was just a matter of time before he pulled the boat closer, tossed her a life ring and pulled her out of the water.
Knowing that her young handsome husband was coming gave her a rush of renewed hope and strength. All
she had to do was stay calm and it would all be over shortly.
Then she heard the diesels kick over and the boat began a wide arch circling back around in her direction.
She wasn’t sure how long she had been in the water, but she felt chilled to the bone. The prospect of warm
towels and a sip of that wonderful brandy Christoff had brought along was almost more than she could bear.
She promised herself that as soon as she was safely back on the boat, she would let him know in no uncertain
terms how much his odd behavior
had frightened her.
Then the unimaginable happened. Instead of coming right up next to her as she expected, the boat came to
rest well past her. Her heart sank. It was closer, but still too far from her position to do any good. As soon as
the boat settled back down into the chop, her husband came to the side of the boat, but this time he had his
hands cupped around his mouth as he shouted to her.
“Teresa! Can you hear me?” he yelled.
“Yes, I hear you! What are you doing? For God’s sake, move the boat closer! Please, Christoff, I begging
you! I don’t know how much longer I can hang on!” she screamed.
“I’d really like to help you, but you see, I’ve already got everything I need from you! Remember that million-
dollar insurance policy we took out on you? The agent says it’ll pay, so I’m afraid, your time’s up. I just thought
you’d like to know that I’ll take good care of your money!” he shouted over the wind.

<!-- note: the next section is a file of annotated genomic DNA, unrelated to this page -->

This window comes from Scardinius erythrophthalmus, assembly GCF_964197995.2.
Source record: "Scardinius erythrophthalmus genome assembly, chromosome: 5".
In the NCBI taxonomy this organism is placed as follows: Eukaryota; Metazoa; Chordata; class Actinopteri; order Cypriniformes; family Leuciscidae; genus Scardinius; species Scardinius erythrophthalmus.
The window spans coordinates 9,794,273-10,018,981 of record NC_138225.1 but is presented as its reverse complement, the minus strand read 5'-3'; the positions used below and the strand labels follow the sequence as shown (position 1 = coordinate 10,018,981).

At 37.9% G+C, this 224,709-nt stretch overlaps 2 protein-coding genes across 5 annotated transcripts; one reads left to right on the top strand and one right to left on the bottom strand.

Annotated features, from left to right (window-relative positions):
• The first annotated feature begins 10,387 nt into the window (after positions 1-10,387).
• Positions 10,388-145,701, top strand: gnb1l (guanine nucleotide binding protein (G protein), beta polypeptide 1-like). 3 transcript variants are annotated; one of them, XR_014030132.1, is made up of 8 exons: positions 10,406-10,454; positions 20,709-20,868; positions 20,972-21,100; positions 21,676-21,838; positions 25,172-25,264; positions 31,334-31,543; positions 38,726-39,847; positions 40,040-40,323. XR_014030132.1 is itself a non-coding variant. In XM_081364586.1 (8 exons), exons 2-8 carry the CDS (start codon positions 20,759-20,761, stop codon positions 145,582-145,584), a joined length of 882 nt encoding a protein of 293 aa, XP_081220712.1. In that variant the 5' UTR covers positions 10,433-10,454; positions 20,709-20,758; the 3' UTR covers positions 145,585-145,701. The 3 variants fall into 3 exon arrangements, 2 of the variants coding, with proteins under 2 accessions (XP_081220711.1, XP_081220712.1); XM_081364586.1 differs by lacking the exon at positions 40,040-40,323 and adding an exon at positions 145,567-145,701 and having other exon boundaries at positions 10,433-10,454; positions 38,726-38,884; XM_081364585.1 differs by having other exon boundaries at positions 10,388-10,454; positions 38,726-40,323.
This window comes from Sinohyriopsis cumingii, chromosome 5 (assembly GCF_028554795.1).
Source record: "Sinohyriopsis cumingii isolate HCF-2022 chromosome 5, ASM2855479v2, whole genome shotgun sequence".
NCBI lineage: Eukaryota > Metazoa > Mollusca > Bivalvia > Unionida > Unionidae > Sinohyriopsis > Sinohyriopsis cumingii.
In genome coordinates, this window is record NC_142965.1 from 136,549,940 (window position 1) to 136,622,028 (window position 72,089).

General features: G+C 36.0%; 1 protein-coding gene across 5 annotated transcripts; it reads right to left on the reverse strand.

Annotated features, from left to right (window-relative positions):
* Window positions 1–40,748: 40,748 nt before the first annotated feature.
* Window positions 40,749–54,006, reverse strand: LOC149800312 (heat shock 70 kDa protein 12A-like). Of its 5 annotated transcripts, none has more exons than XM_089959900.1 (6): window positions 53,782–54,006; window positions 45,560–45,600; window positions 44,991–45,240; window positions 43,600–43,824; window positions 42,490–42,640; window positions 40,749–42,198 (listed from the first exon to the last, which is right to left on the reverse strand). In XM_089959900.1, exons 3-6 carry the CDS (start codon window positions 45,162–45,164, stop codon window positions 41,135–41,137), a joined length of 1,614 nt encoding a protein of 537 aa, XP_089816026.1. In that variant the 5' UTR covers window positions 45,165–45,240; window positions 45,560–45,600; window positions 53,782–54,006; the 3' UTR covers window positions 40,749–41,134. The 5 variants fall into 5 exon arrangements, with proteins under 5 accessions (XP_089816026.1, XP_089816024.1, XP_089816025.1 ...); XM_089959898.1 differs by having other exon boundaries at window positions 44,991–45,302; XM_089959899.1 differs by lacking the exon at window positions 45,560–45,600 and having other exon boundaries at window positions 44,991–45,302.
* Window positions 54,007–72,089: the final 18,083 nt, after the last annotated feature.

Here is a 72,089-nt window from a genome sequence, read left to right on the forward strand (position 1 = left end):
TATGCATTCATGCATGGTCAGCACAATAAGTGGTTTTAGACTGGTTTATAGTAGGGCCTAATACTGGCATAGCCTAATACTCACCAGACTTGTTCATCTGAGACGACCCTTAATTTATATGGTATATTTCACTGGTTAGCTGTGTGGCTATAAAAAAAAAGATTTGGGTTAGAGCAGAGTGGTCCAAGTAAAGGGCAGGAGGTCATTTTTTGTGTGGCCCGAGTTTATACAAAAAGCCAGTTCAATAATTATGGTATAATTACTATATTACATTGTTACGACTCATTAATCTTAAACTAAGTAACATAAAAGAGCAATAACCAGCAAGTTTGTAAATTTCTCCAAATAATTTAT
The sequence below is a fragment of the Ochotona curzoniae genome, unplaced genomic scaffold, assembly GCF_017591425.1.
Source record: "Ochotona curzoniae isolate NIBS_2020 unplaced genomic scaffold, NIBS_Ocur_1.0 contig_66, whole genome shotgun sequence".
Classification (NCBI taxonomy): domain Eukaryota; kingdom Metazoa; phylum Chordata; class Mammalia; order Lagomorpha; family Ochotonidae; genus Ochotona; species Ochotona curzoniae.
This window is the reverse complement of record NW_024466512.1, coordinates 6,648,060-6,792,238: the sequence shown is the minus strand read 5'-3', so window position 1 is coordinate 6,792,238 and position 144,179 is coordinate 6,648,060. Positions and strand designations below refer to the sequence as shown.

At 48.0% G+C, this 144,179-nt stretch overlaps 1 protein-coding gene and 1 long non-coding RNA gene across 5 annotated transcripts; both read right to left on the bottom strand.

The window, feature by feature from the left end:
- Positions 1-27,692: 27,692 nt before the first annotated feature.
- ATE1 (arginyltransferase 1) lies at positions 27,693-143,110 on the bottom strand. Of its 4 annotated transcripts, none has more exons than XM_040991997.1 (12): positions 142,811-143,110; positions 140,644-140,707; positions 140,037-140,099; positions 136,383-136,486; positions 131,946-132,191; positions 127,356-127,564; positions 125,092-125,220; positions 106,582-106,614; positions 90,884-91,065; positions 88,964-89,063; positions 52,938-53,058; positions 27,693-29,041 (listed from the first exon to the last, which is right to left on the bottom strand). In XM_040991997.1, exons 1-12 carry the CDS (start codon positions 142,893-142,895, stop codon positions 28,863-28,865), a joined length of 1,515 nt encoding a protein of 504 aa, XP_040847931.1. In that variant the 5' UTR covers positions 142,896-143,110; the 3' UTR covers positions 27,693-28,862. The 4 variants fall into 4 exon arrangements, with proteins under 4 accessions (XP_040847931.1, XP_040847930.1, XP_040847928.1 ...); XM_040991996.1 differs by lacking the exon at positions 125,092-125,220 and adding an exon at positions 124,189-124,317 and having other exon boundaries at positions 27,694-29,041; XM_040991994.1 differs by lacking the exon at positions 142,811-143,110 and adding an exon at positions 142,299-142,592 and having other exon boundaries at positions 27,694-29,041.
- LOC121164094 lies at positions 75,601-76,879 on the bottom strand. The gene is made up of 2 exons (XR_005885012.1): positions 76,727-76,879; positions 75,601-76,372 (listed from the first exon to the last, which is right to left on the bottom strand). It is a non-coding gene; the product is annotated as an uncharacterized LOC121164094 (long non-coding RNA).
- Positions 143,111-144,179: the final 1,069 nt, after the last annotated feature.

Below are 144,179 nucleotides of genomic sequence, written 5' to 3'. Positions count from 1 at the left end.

“What are you talking about? Is that all you care about? My money? Are you insane? Please, Christoff, you
can have it all! I don’t care! Please! For the love of God help me!” she pleaded. “You know I can’t swim!”
“As your grieving husband, I can have it all, Teresa! Don’t you get it? Why should I tie myself down with an old
bag of bones like you? If you divorced me, I’d get nothing! This way, I get your properties and insurance
money with no strings attached! I’m a young virile man, Teresa! Did you really think I enjoyed making love to
an old dried up prune like you? I can’t wait another twenty years! Can’t you even die without that incessant
whining? Do you have any idea how hard it’s been pretending to listen to you yammer on and on and on day
after day after day! Have you any idea how truly boring you really are? I’ve got a real life to live, Teresa! Do
us all a favor! Just get on with it! Good-bye, Teresa!”
With a final mock salute, he flicked his cigarette butt in her general direction, returned to the wheelhouse,
revved up the engines, swept around in her direction, flew past her and left her bobbing in his wake. As she
helplessly watched her only chance of survival shrink in the distance, Teresa’s heart was inundated with shock,
outrage and then indescribable despair. His brutal parting words hurt her more than the prospect of her
impending death. The enormity of his betrayal was more than she could bear. How could she have been such
a fool! Two years! He had been her whole world for two years and it had all been a lie! He wasn’t even willing
to let her die in peace. He couldn’t even give her that! He just couldn’t leave without ripping away her last
shred of dignity.
“Dear God in heaven,” she prayed, “make him pay. For all that is holy, make him pay.”
Stoically accepting her fate, Teresa Montgomery closed her eyes, said another prayer for her immortal soul,
opened her mouth to the swirling waves, sucked the water into her lungs and surrendered to the pull of the
deep. She lost consciousness with her husband’s parting words still ringing in her ears.